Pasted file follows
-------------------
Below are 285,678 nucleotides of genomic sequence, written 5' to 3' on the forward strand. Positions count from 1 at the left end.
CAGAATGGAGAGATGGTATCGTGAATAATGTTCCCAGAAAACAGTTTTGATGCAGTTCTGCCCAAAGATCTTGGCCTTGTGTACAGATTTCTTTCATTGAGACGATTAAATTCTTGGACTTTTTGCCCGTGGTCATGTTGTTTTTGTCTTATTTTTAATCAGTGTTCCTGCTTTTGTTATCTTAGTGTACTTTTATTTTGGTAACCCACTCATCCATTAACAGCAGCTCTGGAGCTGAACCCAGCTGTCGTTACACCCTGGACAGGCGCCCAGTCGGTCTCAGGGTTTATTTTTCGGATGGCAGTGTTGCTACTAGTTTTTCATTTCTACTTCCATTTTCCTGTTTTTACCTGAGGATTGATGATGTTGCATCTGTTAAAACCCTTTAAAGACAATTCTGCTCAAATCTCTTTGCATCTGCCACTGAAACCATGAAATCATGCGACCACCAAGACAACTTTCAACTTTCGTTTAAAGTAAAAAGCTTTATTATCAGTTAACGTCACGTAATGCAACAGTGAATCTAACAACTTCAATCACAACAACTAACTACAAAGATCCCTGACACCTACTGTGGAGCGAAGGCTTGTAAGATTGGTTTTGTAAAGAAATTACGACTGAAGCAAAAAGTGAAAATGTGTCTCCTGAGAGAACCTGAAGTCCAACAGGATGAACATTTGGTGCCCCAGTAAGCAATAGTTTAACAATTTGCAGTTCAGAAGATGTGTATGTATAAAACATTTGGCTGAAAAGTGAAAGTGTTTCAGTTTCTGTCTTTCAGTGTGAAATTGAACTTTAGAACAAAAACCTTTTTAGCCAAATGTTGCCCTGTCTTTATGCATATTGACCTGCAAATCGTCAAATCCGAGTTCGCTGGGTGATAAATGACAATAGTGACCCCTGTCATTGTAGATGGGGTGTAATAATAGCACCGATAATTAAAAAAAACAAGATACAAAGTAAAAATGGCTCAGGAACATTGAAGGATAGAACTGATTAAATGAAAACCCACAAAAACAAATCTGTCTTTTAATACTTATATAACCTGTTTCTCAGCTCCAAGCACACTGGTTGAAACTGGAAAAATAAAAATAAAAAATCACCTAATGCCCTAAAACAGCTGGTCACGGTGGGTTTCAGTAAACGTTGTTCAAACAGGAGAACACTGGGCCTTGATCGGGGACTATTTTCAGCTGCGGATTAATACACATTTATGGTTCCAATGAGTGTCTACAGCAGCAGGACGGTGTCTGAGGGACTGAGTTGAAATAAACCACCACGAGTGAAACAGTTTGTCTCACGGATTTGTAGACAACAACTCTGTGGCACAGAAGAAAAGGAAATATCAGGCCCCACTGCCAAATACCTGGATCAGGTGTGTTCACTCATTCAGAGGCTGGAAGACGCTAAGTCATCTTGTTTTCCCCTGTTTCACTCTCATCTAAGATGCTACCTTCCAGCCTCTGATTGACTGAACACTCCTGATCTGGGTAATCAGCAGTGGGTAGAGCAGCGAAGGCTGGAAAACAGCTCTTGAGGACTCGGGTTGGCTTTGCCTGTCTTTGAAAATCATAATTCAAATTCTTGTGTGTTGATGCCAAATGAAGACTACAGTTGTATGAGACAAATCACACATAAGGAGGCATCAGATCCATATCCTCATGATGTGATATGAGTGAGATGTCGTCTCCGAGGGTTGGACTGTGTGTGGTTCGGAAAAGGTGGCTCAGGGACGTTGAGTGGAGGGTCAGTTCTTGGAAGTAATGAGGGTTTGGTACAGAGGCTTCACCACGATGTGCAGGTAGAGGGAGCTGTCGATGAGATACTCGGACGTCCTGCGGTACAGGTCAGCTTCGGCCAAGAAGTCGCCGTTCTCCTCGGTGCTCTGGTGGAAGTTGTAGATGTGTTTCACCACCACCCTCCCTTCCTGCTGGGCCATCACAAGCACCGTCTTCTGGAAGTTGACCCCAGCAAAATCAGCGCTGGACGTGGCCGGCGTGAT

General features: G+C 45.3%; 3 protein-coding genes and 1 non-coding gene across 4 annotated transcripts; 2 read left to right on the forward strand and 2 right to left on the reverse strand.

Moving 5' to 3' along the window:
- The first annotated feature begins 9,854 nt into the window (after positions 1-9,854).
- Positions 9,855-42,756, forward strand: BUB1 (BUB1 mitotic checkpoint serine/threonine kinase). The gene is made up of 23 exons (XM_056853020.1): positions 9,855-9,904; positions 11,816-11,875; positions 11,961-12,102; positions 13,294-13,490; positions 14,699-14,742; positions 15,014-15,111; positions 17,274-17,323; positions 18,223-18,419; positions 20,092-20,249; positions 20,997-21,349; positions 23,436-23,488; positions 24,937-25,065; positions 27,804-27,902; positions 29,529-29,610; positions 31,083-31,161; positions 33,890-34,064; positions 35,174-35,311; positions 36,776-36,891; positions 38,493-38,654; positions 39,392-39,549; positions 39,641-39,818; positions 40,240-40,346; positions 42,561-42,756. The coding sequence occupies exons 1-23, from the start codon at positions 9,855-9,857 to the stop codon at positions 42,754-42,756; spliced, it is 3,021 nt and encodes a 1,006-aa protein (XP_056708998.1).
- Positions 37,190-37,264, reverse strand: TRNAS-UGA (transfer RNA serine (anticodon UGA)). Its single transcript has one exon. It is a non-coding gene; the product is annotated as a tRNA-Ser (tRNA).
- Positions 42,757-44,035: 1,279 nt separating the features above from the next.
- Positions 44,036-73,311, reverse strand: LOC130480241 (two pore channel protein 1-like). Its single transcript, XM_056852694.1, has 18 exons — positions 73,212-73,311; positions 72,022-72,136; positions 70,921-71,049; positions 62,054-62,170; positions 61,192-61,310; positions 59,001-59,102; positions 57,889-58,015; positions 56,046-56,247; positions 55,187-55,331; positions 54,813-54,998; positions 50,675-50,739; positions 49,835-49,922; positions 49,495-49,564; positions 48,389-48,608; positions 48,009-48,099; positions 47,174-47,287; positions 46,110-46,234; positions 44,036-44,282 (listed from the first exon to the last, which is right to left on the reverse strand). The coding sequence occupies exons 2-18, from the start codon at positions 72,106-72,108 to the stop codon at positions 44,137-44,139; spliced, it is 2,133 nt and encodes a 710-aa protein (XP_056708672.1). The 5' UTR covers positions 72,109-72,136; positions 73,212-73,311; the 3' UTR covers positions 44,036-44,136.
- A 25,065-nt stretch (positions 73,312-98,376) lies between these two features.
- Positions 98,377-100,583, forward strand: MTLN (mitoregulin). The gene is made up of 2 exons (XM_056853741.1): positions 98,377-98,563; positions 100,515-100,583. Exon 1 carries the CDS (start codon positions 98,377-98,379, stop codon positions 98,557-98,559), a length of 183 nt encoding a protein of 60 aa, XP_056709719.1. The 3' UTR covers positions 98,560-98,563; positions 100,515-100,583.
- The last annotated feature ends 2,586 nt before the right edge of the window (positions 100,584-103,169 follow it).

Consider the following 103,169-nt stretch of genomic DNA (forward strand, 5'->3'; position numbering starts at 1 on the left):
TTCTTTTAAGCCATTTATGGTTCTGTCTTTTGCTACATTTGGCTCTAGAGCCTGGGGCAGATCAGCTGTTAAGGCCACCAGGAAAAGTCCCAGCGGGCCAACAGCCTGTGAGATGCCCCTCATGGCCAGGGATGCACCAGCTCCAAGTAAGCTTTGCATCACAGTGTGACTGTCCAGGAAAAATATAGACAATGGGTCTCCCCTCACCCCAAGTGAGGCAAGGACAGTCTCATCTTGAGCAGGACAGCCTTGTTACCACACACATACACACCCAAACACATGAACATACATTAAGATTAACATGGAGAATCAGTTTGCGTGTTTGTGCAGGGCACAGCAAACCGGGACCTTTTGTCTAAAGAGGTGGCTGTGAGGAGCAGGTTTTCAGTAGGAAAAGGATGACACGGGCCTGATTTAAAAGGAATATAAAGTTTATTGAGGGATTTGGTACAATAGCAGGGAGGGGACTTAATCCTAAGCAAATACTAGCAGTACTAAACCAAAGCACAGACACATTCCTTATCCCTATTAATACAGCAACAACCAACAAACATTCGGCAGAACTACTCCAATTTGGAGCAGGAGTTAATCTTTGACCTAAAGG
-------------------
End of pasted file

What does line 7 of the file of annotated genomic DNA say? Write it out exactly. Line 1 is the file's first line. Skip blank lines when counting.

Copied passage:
- Positions 37,190-37,264, reverse strand: TRNAS-UGA (transfer RNA serine (anticodon UGA)). Its single transcript has one exon. It is a non-coding gene; the product is annotated as a tRNA-Ser (tRNA).